Paying It Forward, with Gratitude

Kathryn Lange ’72 and Dennis Sonifer in Salzburg

Kathryn Lange ’72 and Dennis Sonifer in Salzburg

A few years ago, Kathryn Lange ’72 and her husband, Dennis Sonifer, decided to update their will, a process that tends to open up a variety of possibilities that aren’t necessarily on our daily radar screens. They realized it would be possible to reach out beyond family members, and agreed that supporting a college made sense, particularly since they both had enjoyed great experiences at small, church-related, liberal arts colleges. Determined to reciprocate the favor of the substantial financial aid each had received as a student, they decided to “pay it forward” and set up an endowed scholarship at Augsburg.

Currently serving as associate dean of the Sackler School of Biomedical Sciences at Tufts University in Boston, Lange has spent her entire career in higher education, including a six-year stint as director of admissions at Augsburg. Originally planning to find work directly related to her Social Work degree, she reassessed her plan when she found herself accepting various positions in higher education. Lange stresses, however, that she uses her Augsburg Social Work education every day in her work with students and faculty. At St. Olaf, she worked in housing for three years, followed by her admissions work at Augsburg, and then at the University of Minnesota, first in financial aid and then in student services in the College of Pharmacy. While at the U, she realized she liked working in the college environment and decided to earn a Master’s degree. In 2002, she and Sonifer moved to Boston for their next adventure.   Continue reading

Alum is Among Twin Cities Finest

Josh ’08 and Chelsea Krob

Josh ’08 and Chelsea Krob

It may be a bit unusual for such a young alumnus to be as active in volunteer work as Josh Krob ’08 is, but he readily admits that his employer, Wells Fargo, provides ample opportunity to do so. In addition to volunteering for charitable organizations, such as Habitat for Humanity and Feed My Starving Children, he has coached and supported various sports organizations as well. He has naturally gravitated toward hockey, the sport he played and loved most growing up; and he has helped the Eastview hockey team, Kansas City Stars, and Blake School hockey program.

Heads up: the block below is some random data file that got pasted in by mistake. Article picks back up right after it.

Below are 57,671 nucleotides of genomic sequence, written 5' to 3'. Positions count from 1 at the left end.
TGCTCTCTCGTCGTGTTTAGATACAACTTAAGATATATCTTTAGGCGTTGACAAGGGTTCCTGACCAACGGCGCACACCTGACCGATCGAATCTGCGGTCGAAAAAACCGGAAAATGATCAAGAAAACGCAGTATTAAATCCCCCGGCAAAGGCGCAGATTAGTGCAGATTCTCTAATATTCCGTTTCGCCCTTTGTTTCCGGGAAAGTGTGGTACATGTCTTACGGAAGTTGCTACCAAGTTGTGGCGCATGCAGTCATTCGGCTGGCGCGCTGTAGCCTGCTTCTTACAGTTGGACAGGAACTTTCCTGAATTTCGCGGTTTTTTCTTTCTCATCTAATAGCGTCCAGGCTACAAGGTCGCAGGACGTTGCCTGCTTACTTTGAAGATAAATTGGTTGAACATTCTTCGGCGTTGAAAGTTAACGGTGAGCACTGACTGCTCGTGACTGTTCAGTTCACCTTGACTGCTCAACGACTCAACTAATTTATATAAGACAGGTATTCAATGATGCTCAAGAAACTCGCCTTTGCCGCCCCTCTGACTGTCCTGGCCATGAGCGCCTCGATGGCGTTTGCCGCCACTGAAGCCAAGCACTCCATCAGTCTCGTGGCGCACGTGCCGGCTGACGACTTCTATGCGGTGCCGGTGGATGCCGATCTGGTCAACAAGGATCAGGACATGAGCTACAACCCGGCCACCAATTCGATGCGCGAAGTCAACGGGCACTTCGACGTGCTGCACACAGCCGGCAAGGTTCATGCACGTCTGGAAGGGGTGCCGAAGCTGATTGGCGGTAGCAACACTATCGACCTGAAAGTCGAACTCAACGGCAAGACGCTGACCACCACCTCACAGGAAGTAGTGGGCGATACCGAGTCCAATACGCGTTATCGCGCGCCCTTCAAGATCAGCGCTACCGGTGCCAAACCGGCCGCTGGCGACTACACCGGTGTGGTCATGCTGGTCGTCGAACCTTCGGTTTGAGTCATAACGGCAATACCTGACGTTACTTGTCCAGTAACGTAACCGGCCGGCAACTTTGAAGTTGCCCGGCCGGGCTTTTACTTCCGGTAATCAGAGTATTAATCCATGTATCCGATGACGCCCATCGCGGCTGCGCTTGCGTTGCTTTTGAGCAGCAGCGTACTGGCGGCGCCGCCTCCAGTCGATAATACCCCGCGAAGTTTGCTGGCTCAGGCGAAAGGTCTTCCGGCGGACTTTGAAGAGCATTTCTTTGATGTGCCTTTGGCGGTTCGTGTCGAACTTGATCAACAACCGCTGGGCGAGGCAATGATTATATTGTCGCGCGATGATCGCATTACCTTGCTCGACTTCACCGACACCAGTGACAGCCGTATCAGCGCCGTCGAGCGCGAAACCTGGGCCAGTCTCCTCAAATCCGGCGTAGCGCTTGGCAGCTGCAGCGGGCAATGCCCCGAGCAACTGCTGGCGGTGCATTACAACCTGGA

Recently, another opportunity captured his imagination and passion—raising research funds for the Cystic Fibrosis Foundation. He and 19 other likeminded individuals took on the challenge individually and raised more than $120,000 for CFF. Krob and the other 19 were each granted the prestigious “Twin Cities Finest” award, in recognition of their community volunteer efforts and professional growth in their fields. Continue reading

Augsburg Prepared Grammens for a Nimble Future as an Entrepreneur

GrammensWhen high-speed Internet was just catching on in Minneapolis, Justin Grammens ’96 was building his own servers and hosting e-mail, websites, and Internet radio streams in the closet of his apartment. He developed a keen sense then of the importance of keeping data secure—secure not only from hackers, but from other users on the system, and always asking himself, “How would I like my data treated?” As a software developer and entrepreneur, he knows this challenging game of cat and mouse (with online hackers) is of utmost importance in an increasingly technological world—and it’s a challenge he loves.

In 2009, Grammens co-founded Recursive Awesome, a mobile software development company that specialized in creating tablet, mobile, and web applications. The company—providing solutions for clients such as Best Buy, Thomson Reuters, and BuzzFeed—was acquired in 2011 by Code42 Software, where Grammens currently serves as engineering co-founder, working to protect the world’s data with high-performance hardware and easy-to-use software solutions. Perhaps their best known product is CrashPlan, a system that manages and protects your digital life with easy-to-use software and high-performance hardware storage. (Augsburg is among its users.)

In addition to founding many user groups, filing patents, organizing various conferences, and mentoring countless students, Grammens has recently created a publication, IoTWeeklyNews, which focuses on trends in the Internet of Things, otherwise known as IoT. If that phrase is new to you, you’re not alone! In a nutshell, IoT is the emerging network of everyday objects that can share information online and complete tasks while you work, sleep, or are otherwise occupied. (Think home security system that can adjust temps, turn on an appliance, open windows, etc., while you are out shopping. Oh, and then think beyond the home—cars, factories, outdoor environment, even our bodies!) The possibilities are endless! As you might expect, Grammens has a concern or two with IoT, lying primarily in the area of security and interoperability of smart sensors, and so far, there are few standards in place. Minnesota’s first IoT Hack Day was organized by Grammens. Continue reading